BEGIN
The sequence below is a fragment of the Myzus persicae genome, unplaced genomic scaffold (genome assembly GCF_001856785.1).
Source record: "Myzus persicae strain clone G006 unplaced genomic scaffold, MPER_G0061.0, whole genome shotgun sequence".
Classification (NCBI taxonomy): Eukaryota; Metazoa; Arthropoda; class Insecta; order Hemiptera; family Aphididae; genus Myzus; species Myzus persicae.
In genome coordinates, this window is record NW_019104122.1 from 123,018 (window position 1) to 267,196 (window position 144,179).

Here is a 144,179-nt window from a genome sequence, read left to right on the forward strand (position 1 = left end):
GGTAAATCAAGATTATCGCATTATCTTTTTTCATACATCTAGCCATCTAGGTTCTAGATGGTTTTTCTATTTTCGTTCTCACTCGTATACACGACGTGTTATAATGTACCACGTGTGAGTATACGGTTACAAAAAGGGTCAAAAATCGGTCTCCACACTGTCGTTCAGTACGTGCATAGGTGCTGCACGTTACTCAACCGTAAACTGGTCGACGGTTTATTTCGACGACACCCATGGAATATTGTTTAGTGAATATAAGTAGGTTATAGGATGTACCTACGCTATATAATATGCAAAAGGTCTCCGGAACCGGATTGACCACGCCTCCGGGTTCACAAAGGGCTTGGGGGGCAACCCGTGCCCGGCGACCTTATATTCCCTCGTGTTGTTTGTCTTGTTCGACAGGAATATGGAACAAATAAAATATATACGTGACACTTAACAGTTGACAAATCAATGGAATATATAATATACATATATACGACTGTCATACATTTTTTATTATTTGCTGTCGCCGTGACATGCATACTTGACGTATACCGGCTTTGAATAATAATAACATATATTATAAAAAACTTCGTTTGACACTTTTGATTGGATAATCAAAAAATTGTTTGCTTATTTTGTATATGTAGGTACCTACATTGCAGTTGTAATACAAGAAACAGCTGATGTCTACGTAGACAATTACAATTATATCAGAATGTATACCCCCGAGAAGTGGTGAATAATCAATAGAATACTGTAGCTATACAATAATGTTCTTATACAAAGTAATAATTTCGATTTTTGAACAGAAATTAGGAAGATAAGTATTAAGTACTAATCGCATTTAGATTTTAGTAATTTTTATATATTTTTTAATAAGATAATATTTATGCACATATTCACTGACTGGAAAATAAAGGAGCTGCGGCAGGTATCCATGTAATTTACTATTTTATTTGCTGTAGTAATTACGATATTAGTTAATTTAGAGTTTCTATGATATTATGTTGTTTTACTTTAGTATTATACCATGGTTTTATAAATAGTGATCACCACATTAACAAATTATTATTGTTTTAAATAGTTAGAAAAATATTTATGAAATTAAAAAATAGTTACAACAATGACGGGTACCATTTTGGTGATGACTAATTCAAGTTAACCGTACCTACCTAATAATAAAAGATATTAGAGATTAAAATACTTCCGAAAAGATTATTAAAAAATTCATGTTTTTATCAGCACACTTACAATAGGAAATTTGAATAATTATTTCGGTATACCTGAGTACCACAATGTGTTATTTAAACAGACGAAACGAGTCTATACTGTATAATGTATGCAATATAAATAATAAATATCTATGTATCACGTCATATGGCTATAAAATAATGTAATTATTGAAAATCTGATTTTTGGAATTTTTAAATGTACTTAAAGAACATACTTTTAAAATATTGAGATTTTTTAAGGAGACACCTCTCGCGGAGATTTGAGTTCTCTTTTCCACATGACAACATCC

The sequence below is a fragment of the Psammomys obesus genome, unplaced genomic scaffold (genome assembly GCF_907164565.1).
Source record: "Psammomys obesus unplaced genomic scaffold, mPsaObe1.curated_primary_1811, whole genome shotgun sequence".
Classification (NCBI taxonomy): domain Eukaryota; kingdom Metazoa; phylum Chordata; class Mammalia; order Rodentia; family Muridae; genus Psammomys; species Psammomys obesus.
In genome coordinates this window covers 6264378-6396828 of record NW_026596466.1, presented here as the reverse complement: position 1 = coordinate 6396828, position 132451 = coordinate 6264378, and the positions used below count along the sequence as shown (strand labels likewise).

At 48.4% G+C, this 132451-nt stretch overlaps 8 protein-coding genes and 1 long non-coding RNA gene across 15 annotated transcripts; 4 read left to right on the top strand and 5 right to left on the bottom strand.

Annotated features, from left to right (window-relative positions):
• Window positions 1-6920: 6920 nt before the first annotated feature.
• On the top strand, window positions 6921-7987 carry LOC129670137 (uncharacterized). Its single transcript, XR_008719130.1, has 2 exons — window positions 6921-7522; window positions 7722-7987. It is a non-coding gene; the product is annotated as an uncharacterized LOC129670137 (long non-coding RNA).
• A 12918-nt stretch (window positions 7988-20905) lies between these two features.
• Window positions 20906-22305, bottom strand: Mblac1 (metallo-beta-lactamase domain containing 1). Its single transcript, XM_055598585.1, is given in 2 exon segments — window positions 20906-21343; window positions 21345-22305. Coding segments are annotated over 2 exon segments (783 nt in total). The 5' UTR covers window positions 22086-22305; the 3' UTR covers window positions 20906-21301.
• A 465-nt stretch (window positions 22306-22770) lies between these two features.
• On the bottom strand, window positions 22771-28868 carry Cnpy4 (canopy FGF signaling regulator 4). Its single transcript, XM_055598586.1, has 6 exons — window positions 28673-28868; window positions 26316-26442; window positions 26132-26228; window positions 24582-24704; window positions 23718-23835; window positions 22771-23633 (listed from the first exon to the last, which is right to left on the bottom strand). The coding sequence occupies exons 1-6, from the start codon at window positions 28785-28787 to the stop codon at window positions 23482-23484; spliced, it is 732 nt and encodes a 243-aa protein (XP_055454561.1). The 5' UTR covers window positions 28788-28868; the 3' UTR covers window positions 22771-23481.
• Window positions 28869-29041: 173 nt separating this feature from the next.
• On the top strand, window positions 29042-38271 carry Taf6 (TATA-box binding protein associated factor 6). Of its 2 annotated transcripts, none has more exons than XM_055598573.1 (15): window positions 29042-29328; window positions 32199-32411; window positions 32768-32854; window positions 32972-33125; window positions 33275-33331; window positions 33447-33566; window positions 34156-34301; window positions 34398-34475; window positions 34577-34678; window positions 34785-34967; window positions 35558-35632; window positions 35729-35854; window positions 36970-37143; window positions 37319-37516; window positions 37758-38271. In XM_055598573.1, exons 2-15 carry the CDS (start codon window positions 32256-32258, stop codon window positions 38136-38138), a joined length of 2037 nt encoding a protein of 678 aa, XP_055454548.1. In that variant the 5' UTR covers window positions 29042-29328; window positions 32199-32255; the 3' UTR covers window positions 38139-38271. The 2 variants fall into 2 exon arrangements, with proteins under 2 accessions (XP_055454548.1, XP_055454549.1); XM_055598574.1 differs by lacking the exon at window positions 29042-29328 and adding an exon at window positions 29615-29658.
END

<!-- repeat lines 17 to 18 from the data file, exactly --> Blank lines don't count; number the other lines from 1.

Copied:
• A 465-nt stretch (window positions 22306-22770) lies between these two features.
• On the bottom strand, window positions 22771-28868 carry Cnpy4 (canopy FGF signaling regulator 4). Its single transcript, XM_055598586.1, has 6 exons — window positions 28673-28868; window positions 26316-26442; window positions 26132-26228; window positions 24582-24704; window positions 23718-23835; window positions 22771-23633 (listed from the first exon to the last, which is right to left on the bottom strand). The coding sequence occupies exons 1-6, from the start codon at window positions 28785-28787 to the stop codon at window positions 23482-23484; spliced, it is 732 nt and encodes a 243-aa protein (XP_055454561.1). The 5' UTR covers window positions 28788-28868; the 3' UTR covers window positions 22771-23481.